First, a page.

The essential health benefit package (EHB) is going to be the blueprint for all individual and small group insurance starting January 2014 -- the package of benefits that must be covered. Two advisory committees to the Exchange Board here in Connecticut have studied the issue, and today, our recommendations will be reported to the Board. We worked very hard on this, spending months pouring over data, trying to choose a benefit package that balances affordability with comprehensiveness. For months, we've been told that our recommendation would go to the Board, then the Board would make a recommendation to the Governor, and the state's final decision would then be communicated to the federal government. Since both advisory committees chose the same compromise, you'd have thought that would carry a lot of weight with the Board. However, it appears that the rules of the game are changing, that when we were told we had no more time and no more information, in fact, there was time for a 30 day comment period -- something nobody ever said was going to happen. Is this just a nod to democracy, or is this a pretext for rejecting the advisory committees' recommendations, substituting them for a more restrictive suite of benefits? I have a bad feeling about this. Add to that the expectation that the anti-abortion Family Institute of Connecticut is planning to turn out in force to protest against insurance coverage of abortion, and this promises to be a red letter day. Ugh.
UPDATE: The Exchange Board has taken the matter of the EHB under advisement, with a vote expected at their August meeting. The 30 day comment period is for approval of the PROCESS for selecting an EHB. Board members did ask about cost data, and one Board member in particular was concerned about selecting a plan that includes all statutory coverage mandates. However, as was explained, those statutory mandates can only be changed by the General Assembly. There were some anti-choice folks in the audience, but only one gave public comment. So all in all, it was a less eventful meeting than anticipated -- and that's a really GOOD thing!
Meanwhile, here's proof of the harm that will be done by states that refuse the Medicaid expansion. Medicaid eligibility lowers the death rate. Give more people access to health care and you save lives -- plain and simple. And so if you withhold a Medicaid expansion that costs the state nothing in the first few years, and never goes below 90% federal funding, you are sentencing some people to death. Nothing short of a life and death choice.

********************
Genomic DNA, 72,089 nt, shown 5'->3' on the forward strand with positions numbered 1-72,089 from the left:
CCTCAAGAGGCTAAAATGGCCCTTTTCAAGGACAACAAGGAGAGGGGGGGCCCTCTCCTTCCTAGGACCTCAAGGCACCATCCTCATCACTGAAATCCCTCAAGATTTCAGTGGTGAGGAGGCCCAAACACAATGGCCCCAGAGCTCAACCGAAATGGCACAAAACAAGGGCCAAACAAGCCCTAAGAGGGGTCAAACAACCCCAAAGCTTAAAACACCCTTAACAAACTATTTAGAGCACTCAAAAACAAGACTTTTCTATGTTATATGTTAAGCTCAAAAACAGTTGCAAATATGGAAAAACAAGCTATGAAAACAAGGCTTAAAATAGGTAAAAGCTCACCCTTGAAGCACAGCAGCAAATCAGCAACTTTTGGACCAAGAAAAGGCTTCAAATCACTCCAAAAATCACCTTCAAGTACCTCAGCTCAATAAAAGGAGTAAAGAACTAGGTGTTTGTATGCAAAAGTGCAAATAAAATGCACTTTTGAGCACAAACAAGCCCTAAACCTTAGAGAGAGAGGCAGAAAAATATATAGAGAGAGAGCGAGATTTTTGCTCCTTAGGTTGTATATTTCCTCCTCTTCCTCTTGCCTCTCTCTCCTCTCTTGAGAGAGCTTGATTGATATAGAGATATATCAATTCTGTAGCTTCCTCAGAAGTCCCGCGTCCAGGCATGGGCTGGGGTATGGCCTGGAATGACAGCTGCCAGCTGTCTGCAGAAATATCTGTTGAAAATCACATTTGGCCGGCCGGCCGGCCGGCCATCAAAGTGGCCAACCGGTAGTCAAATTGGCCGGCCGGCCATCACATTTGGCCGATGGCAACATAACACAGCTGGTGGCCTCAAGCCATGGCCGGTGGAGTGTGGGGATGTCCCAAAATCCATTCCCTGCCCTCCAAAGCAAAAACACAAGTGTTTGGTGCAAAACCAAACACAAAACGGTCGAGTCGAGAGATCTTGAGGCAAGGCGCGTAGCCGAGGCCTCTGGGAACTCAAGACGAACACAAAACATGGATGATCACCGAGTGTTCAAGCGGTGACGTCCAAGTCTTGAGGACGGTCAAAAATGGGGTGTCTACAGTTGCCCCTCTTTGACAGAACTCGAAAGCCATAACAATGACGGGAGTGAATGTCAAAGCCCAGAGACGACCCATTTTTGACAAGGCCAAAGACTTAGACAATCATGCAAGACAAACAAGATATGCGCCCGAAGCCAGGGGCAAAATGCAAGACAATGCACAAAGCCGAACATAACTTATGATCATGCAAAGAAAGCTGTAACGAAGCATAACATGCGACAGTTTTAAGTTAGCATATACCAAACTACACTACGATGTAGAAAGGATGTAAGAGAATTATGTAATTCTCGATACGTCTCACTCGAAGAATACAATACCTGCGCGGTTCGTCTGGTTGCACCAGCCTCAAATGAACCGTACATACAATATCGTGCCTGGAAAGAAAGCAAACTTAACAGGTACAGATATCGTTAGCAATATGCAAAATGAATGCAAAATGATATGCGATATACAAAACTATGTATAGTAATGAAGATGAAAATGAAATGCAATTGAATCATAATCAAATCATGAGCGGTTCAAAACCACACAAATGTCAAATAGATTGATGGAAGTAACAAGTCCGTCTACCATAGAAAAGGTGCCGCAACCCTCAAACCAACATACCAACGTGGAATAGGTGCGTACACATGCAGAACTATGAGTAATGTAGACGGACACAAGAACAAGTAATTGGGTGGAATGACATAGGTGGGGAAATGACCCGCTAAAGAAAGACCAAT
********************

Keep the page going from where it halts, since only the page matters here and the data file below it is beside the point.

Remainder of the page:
Minorities may have more to gain from health reform. Higher rates of uninsurance is fertile ground for a huge advance when affordable insurance is available to all.
But here's a great step forward -- the federal government and private insurers are going to team up to put a dent in health care fraud. By sharing and comparing claims data, they can find patterns of fraud and waste -- and bring in huge savings. About time.
A group of doctors have filed a citizens petition with the FDA asking for new rules for prescribing pain meds. We've all read about the overdoses and the selling of prescription drugs on the street. But these sorts of restrictions have threatened the health and well-being of millions of patients with chronic pain. There has to be a balance.
Do we in America use too much health care? If so, is it driven by a medical system that profits off of over-use of its services? Or is it driven by patients who hear about the latest and greatest treatment and can't wait to get their hands on it? Tough but important questions.
If you have insurance, you're less likely to have advanced stage surgical cancer than if you're uninsured. You still think health reform's goal of universal coverage is folly?
Can we cure HIV? Scientists who gathered in Washington DC this week believe we are on the way. I love the thought that, some day, we'll think back on the dark days of HIV/AIDS knowing that nobody will ever have to suffer with this awful disease again.
Do you talk about your illness? Here are some thoughts on whether to tell or not. As you know, I have always talked about mine, thinking that I could raise awareness and make it less scary for others to talk about their illnesses. But it's important to be clear on what you're hoping for from others if you do tell.
There you go. Stay tuned for an update on what happens in Connecticut today. Since we're one of the states that's moving along on health reform implementation, what happens here today may affect what happens elsewhere. So let's hope the powers that be for once resist the temptation to tinker with a democratic process to obtain the outcome they want. Jennifer